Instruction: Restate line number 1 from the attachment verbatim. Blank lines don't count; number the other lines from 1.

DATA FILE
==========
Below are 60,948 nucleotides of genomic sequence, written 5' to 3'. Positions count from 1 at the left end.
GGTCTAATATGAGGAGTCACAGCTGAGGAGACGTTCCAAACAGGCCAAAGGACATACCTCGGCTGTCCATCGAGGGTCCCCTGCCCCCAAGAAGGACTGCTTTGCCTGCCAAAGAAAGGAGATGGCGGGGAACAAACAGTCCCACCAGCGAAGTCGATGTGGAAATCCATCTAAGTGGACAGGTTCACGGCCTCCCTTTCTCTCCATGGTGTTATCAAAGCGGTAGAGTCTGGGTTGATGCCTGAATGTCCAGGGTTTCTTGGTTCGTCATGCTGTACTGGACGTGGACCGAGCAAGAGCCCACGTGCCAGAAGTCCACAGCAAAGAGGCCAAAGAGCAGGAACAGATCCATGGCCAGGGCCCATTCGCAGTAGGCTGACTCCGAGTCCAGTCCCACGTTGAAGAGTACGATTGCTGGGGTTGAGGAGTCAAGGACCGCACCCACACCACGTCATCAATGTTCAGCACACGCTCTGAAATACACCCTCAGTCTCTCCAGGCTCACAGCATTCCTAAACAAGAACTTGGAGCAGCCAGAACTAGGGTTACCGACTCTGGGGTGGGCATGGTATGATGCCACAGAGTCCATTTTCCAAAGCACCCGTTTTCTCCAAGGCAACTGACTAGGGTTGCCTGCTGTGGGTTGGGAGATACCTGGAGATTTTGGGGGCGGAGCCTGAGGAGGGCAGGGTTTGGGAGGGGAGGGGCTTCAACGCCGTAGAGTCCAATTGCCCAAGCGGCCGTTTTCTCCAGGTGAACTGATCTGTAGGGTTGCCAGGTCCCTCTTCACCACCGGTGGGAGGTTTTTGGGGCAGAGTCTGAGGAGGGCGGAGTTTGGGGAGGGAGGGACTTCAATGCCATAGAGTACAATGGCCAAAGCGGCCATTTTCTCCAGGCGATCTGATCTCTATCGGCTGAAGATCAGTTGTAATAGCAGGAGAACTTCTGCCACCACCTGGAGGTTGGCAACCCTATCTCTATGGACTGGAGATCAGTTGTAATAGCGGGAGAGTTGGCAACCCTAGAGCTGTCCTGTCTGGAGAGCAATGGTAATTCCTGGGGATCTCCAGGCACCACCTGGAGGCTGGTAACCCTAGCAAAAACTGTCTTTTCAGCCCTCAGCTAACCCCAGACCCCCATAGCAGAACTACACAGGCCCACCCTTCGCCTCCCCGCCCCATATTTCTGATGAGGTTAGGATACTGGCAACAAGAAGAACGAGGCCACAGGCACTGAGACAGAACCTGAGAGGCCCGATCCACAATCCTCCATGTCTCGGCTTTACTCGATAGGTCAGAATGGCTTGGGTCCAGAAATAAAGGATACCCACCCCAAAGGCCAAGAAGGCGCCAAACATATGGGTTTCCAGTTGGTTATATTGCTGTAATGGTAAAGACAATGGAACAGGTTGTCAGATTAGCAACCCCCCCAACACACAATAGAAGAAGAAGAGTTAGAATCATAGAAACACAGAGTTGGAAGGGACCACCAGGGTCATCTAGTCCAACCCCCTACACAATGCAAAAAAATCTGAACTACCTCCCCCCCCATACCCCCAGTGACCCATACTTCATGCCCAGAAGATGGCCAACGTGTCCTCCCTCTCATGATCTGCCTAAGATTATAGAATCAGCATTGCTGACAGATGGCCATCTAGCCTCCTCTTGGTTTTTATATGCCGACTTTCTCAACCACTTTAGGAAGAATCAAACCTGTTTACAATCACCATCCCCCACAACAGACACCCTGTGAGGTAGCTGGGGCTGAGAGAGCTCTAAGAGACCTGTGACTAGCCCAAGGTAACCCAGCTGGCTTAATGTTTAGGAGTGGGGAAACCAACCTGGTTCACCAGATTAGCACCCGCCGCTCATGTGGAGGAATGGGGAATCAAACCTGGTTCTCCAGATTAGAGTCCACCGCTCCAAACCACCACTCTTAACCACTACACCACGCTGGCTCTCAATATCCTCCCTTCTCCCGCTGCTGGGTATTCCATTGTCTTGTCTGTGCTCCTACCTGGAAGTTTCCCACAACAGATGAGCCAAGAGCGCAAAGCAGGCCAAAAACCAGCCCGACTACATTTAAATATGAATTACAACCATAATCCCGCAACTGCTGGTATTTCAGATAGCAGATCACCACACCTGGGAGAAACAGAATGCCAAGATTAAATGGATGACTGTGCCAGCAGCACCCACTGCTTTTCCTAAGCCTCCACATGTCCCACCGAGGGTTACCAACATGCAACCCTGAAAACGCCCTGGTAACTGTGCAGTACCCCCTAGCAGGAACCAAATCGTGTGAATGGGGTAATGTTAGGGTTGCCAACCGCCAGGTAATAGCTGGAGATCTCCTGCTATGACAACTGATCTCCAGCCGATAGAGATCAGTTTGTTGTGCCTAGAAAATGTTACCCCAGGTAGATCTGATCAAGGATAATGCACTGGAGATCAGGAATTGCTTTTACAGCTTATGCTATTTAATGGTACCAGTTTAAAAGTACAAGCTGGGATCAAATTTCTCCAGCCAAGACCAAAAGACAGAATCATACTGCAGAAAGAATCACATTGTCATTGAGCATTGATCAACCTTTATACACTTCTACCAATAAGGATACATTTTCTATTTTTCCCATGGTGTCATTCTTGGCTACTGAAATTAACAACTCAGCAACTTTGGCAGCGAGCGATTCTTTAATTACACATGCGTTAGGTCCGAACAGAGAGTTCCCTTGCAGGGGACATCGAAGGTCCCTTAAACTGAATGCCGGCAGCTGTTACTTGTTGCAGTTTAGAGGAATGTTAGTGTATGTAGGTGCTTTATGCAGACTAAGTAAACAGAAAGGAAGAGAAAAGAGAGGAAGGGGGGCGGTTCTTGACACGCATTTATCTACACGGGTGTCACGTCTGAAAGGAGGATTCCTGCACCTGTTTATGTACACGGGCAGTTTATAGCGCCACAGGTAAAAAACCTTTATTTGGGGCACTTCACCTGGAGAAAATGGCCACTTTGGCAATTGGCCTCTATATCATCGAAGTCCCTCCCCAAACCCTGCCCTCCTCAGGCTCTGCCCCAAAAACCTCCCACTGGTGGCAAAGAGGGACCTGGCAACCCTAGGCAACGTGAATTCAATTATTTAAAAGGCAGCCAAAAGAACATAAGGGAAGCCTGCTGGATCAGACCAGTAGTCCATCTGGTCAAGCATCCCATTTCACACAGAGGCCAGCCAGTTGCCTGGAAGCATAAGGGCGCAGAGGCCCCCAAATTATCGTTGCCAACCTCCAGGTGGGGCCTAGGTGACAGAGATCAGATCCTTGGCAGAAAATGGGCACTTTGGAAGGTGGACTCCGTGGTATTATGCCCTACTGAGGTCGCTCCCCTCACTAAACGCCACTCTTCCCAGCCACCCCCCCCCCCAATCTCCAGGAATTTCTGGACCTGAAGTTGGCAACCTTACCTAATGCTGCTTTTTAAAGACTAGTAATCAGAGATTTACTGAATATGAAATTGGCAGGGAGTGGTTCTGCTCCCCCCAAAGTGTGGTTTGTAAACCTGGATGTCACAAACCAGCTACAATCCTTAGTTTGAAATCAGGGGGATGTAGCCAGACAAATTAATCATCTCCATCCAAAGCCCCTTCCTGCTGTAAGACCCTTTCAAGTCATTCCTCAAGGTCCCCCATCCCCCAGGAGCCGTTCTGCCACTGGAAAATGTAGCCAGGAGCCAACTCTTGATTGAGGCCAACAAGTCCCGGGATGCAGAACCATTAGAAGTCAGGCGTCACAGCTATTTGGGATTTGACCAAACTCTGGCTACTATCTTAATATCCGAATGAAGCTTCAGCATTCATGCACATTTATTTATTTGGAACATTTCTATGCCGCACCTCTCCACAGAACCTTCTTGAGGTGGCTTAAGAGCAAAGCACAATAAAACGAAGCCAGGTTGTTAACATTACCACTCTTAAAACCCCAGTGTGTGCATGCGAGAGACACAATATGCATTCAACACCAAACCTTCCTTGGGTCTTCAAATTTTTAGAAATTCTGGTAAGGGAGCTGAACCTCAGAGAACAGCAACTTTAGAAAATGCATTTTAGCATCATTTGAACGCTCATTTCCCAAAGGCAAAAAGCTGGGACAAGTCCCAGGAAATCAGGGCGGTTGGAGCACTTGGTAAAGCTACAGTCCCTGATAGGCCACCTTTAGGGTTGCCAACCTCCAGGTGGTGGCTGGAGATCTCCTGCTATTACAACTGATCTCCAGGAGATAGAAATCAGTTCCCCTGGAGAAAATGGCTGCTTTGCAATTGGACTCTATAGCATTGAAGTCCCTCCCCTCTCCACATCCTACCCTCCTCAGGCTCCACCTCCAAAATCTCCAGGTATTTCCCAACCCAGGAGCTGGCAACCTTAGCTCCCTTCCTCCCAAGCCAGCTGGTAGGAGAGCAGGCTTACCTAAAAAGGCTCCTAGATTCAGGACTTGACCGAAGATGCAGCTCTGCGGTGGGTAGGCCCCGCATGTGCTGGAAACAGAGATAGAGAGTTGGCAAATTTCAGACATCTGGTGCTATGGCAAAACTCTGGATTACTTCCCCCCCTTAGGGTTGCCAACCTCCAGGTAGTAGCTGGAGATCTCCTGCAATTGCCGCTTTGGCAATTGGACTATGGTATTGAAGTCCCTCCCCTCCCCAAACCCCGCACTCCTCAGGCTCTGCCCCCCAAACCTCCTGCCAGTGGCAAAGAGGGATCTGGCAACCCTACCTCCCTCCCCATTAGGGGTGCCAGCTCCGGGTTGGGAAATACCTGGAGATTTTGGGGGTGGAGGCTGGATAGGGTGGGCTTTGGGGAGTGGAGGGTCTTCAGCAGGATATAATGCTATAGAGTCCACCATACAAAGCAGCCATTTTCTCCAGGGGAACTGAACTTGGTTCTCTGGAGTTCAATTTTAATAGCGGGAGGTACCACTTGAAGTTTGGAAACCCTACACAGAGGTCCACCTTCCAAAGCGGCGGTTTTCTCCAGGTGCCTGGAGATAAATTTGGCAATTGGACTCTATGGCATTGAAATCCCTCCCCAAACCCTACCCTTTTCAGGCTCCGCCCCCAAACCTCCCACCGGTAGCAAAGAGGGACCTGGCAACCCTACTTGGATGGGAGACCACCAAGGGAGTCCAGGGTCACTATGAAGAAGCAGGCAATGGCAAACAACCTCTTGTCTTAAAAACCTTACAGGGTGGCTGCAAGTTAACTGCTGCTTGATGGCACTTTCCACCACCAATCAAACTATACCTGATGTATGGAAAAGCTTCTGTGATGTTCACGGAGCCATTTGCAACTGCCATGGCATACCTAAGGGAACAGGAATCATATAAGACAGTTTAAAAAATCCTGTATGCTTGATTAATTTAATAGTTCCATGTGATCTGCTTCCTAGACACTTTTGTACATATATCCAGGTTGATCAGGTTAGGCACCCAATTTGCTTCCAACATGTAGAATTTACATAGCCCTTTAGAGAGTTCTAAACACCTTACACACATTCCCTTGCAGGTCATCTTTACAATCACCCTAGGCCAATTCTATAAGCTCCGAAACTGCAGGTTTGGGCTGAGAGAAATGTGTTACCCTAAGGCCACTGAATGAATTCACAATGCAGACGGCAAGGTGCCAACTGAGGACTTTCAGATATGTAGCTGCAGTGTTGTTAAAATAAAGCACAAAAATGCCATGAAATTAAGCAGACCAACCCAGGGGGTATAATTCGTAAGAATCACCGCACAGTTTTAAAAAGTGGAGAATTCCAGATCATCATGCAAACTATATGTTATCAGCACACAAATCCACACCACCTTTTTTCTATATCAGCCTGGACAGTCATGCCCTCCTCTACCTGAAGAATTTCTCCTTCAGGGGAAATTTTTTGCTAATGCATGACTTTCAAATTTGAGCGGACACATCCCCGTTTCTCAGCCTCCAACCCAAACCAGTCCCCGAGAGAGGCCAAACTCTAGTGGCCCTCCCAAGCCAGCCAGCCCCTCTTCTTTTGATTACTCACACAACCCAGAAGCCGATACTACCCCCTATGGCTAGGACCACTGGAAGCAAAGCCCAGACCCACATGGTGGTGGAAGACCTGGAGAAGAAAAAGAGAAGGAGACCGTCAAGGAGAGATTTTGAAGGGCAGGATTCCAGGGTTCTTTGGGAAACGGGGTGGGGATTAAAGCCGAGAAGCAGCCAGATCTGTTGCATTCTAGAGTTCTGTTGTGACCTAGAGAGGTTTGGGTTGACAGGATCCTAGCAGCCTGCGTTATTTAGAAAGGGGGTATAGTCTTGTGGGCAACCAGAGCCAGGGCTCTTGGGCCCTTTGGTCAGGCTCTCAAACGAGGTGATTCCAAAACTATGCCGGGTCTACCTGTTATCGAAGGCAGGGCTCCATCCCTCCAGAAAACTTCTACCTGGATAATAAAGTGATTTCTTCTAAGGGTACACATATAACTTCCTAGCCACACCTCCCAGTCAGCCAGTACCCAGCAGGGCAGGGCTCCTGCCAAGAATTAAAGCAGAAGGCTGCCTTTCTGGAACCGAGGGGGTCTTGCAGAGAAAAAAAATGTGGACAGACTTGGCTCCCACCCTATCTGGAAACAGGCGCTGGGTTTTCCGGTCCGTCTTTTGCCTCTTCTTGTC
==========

Below are 60,948 nucleotides of genomic sequence, written 5' to 3'. Positions count from 1 at the left end.